EP to give Oettinger the green light
By Eszter Zalan
European Parliament (EP) group leaders will decide with EP president Martin Schulz on Thursday (12 January) whether Guenther Oettinger, a controversial German politician, is fit to be promoted.
Formerly in charge of the European Commission’s digital market portfolio, he is now tipped to become a commission vice-president in charge of budgets and human resources, including ethics.
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Commission chief Jean-Claude Juncker put Oettinger up for the role despite his racist, sexist, and homophobic gaffes and despite a dispute surrounding his flight on the private jet of a pro-Kremlin lobbyist.
The Socialists and Greens wanted to punish Oettinger for his sins, but EP sources said it was unlikely that they would succeed.
Juncker and Oettinger belong to the European People’s Party (EPP) - the largest group in the EP.
Coordinators from three committees - budget, budgetary control, and legal affairs - held an “exchange of views” with Oettinger on Monday, but did not give him a hard time.
According to EP sources, the budget and budgetary control committees supported Oettinger, but MEPs on the legal affairs desk were still locked in debate.
There was some confusion about the text of the committees’ official recommendation, the sources added.
They said the legal affairs committee secretariat had rubber-stamped a text that did not reflect the Socialist and Green misgivings because officials were confused about the deadline.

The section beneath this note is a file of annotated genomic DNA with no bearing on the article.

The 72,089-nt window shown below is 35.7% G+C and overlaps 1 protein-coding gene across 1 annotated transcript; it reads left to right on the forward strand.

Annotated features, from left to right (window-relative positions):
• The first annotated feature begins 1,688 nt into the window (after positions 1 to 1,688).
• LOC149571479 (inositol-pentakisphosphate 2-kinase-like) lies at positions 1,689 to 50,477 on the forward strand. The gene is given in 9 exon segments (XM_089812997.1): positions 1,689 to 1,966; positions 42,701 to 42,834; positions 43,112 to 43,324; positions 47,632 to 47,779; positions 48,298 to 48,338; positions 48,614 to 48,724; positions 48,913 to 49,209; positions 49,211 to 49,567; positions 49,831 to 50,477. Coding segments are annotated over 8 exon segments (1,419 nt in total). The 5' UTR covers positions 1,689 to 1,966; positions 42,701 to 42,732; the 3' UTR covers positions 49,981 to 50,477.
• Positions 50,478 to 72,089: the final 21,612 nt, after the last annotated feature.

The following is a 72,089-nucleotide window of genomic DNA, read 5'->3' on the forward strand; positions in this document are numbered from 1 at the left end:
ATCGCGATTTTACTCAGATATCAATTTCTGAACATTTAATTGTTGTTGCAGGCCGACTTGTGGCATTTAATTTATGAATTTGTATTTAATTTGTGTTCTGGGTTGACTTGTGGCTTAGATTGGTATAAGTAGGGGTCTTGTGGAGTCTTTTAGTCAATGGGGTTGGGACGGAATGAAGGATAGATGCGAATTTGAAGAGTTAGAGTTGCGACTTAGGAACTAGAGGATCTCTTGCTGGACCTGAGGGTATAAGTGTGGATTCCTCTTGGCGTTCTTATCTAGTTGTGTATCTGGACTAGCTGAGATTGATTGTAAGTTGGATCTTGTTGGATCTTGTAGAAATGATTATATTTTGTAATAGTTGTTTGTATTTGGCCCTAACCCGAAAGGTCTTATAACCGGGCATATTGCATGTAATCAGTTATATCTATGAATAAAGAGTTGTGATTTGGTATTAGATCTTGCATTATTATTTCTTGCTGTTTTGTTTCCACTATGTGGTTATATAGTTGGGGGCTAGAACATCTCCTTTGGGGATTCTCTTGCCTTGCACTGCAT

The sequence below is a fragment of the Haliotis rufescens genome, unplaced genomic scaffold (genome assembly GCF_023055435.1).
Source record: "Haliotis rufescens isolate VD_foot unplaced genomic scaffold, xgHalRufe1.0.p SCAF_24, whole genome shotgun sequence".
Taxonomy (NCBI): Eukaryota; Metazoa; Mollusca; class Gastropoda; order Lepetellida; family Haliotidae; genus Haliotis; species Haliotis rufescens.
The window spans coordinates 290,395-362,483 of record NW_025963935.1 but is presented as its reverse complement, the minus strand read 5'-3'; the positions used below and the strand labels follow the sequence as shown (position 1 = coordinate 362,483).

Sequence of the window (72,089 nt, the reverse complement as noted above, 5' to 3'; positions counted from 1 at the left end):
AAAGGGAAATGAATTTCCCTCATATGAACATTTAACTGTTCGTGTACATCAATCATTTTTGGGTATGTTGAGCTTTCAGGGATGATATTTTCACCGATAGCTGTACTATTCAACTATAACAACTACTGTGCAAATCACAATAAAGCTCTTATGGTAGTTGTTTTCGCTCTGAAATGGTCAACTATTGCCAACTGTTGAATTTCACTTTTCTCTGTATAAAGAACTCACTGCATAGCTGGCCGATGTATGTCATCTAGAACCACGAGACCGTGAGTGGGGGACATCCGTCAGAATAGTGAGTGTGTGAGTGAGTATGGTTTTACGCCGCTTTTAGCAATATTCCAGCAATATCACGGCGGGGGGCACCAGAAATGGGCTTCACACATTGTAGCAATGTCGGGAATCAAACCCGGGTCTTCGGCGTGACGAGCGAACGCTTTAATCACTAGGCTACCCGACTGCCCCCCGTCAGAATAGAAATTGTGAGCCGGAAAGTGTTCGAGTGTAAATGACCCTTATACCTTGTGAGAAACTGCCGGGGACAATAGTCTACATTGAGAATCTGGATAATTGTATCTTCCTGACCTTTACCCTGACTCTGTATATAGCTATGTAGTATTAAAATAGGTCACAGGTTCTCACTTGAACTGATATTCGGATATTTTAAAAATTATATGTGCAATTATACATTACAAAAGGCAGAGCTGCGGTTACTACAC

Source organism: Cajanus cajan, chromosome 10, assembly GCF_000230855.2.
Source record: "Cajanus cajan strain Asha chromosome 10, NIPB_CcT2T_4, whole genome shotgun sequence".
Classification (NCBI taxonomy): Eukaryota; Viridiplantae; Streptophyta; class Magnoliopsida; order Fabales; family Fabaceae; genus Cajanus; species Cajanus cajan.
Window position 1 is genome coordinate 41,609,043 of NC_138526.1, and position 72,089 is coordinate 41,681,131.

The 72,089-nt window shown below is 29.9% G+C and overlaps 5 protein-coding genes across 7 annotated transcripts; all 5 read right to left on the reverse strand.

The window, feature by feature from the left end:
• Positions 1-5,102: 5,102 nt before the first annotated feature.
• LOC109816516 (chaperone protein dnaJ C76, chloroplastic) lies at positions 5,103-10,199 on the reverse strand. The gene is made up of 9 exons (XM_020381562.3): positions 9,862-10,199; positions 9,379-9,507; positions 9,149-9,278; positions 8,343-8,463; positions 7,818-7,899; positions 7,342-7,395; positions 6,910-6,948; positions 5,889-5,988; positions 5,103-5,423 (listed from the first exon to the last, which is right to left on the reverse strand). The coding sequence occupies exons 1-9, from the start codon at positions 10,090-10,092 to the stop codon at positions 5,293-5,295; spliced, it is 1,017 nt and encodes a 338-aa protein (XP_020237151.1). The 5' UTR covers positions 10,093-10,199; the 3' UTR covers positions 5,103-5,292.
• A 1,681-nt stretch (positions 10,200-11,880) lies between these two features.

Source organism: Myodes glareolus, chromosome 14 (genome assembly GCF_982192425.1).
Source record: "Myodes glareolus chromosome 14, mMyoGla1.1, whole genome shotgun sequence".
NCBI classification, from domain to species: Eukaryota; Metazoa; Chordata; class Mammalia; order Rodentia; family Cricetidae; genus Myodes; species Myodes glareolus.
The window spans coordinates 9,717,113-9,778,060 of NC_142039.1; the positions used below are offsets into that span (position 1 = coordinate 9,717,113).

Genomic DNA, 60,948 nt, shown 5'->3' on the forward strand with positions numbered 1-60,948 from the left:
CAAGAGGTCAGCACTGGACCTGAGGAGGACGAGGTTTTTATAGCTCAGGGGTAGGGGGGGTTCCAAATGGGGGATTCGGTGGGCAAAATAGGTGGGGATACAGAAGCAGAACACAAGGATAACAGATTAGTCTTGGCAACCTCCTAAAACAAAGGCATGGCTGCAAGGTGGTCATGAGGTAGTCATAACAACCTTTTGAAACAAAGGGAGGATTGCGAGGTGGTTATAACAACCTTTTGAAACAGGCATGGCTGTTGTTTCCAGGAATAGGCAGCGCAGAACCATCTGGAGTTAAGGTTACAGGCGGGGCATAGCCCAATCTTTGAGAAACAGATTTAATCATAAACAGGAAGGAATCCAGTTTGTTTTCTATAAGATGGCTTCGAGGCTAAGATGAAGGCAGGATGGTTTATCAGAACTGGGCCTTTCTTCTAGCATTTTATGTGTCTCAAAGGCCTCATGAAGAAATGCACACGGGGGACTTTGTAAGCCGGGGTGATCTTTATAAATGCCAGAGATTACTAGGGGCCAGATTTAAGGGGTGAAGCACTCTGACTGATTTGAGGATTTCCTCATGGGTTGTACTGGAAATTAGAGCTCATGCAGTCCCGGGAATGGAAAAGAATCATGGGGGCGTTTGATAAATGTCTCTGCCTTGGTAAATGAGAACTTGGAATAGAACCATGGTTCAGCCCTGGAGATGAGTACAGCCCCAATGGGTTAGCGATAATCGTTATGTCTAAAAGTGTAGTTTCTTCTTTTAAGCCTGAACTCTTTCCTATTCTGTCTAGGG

The approved text “expects a strong commitment” from Oettinger on transparency and non-discrimination from, but says he is fit to do the job.
'Shot in the foot'
Even if the EP had raised the red flag, Juncker would not have been obliged to change his mind.
“All this bears little weight, one way or another this appointment will go through,” Benedek Javor, a Hungarian Green MEP said.
Javor was the man who originally unearthed Oettinger’s lobbyist jet trip.
He said that Juncker’s choice did not serve Europe well in times of mounting euroscepticism.
“This appointment reinforces the impression in European citizens, especially the ones who still believe in the European project, that the EU is all about lobbying and back-door deals”, Javor said.
Th move also “emboldens radical, populist and anti-European political forces,” he added.
“From a public relations point of view, Juncker is shooting himself in the foot with this appointment,” said another EU source, who did not want to be named.
The Commission did not reply to EUobserver’s request for a comment.
Oettinger’s hearing was mainly a formality.
Under new rules coming into force later in January, MEPs would have had the right to oppose a change of portfolio for a commissioner.
But Juncker had already appointed the German in his new post before Monday’s questions, diminishing the MEPs’ role.
Oettinger said he was sorry if his comments had hurt anybody and continued to deny wrongdoing on the lobbyist flight.
MEPs asked few hard questions, with Transparency International, an NGO, calling the whole affair aa “missed opportunity”.